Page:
Bunnahabhain 22 yo (1994/2017, Cadenhead’s, 50,4%)
The first 5 km are gone, we start to set a gait based on the pleasantness and agility. This Bunna has all the characteristics to support us, we expect it to be as comfortable as a pair of super-cushioned shoes. And in fact, just sniffing it gives you a boost. Inebriating and immediately marine, with an adrenaline-filled minerality of chalk, ironing and lime. Splashed seawater and a platter of oysters on ice and lemon, but without the oysters (really bad if they serve you a dish like this at the restaurant, but here the effect is divine). There’s also some cedar, gooseberries, some white pear and mint. Maybe a thread of old paper. A whisky as clear as a terse January sky.
In the mouth it is sweeter than expected, the tide turns back and leaves room for vanilla, melon, honey and lemon candy. Mineral salts remain, which are important in a marathon. Intense and direct, powerfully citrusy – grapefruit and Sorrento lemon. Graphite and green tea, which sounds like a next-gen doping. The finish is again coastal, salty and direct, with raw cereal, ginger and lots of iodine. Maritime, wild, elegant. And suddenly you feel like you’re running on the shore of Islay among white horses. Or were they sheep? 90/100.

Bowmore 13 yo (2001/2014, Cadenhead’s, 46%)
Come on, we got in the rhythm, as you usually do at weddings, when after six Gin & Tonics even the bedside tables start dancing. Legs are flying, we need to hydrate. You can drink the smurf-coloured Gatorade yourself, we have filled the water bottle with this invigorating little Bowmore. Which – like many invigorating remedies – does not stand out for its pleasant scents: to the nose it smells like a middle way between mezcal and smoked grappa, with swirls of new make. Not exactly a compliment. But medicine must be taken. And like good children we get our reward, because more and more interesting island notes come out: grilled squid, to testify a coastal peat, a sugary sweetness (grapefruit juice) and something herbaceous, which smells like green tomato and coriander. Sour, sharp and naked, but also a bit split.
In the mouth it continues on the sugar side (energy for our marathon): smoked agave again, banana candy, stuffed liquorice. The distillate takes a step back, but the overall effect remains rather simple and sweet. Lemon, smoothed and less acrid peat that comes down to a finish of candied fruit and sugar on which ash has fallen.
We are in the middle of a competitive trance and we feel unbeatable, so let’s swallow the drink quickly. Also because frankly there is not much to brood over a rather straightforward malt. But we won’t penalise him for this: a sip of Islay, even if banal, is always better than Gatorade. 84/100.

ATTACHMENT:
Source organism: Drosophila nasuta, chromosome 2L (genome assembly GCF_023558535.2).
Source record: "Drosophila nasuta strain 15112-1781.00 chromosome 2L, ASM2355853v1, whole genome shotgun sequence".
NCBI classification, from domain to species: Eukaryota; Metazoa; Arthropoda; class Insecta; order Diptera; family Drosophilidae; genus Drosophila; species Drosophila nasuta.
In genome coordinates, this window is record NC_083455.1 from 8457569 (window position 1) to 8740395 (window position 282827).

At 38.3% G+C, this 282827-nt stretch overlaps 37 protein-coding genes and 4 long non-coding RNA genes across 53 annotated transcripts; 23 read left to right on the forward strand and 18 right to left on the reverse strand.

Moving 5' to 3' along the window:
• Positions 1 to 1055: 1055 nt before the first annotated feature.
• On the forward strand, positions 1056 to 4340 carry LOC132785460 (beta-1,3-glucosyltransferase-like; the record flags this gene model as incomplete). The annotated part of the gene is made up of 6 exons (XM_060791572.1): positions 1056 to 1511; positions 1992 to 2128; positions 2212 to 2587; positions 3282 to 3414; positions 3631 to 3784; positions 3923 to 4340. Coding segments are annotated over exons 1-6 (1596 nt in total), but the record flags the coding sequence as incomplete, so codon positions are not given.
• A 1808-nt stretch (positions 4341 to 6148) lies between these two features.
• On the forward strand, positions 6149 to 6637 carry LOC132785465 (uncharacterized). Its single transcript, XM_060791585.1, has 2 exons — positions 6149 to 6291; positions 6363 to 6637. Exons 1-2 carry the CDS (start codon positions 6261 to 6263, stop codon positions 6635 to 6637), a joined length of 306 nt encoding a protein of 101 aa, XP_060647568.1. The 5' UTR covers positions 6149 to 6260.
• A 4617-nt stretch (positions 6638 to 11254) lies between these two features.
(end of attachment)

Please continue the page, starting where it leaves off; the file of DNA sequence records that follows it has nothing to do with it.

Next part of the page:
Glen Scotia 27 yo (1992/2019, Cadenhead’s, 45%)
Bad blow, we suffered an injury. It happened when the path lapped a famous restaurant: there was a scent of Bourguignonne snails, porcini mushrooms tagliatelle and braised beef and our gourmand side wanted us to come in for a moment, so we sprained an ankle. We stop for the treatment and they give us a smelly ointment that seems miraculous. It’s a 27-year-old Glen Scotia as divisive as the vision of “Hostel”: filthy rubbish or a masterpiece of quotationism? The first impact is dramatic, we feel like retiring from competitive activity and playing cards at the bar forever. Dirty, grease, engine oil, metal, sulphur. A rotten garage where someone has forgotten a basket full of moldy barley. And tangerine peels. But when you would like to run away screaming, suddenly a light in the dark: notes of olive oil, cigarette tobacco. That dampness so typical in the Po Valley in November. There is also a memory of mustard. And with time some bread with butter.
Our sprain does not seem to improve, but we have faith in medicine and we rub with the ointment. Which is also very oily on the palate. Various oils, from synthetic oil for diesel engines to seed oil and rapeseed oil. There’s something stale that pervades everything: moldy orange peels, withered salad leaves. And something metallic, like verdigris (our hobby is licking cauldrons from the 60s, you got a problem with that?). Here too, you can hardly get over the wall of “off notes” and you can taste a cereal biscuit, which in the end gives way again to a bitter almond and citrus peel. Mouldy, of course.
Our ankle is better now, let’s start running again. But the treatment was not painless: an instinctive and bloody complicated whisky, which can disgust and intrigue. The suggestions are odd, the style is unorthodox, the drink swinging between repulsion and wonder. Let’s say 84/100, Oscar to the brave uniqueness.

Ledaig 23 yo (1992/2016, Cadenhead’s, 55%)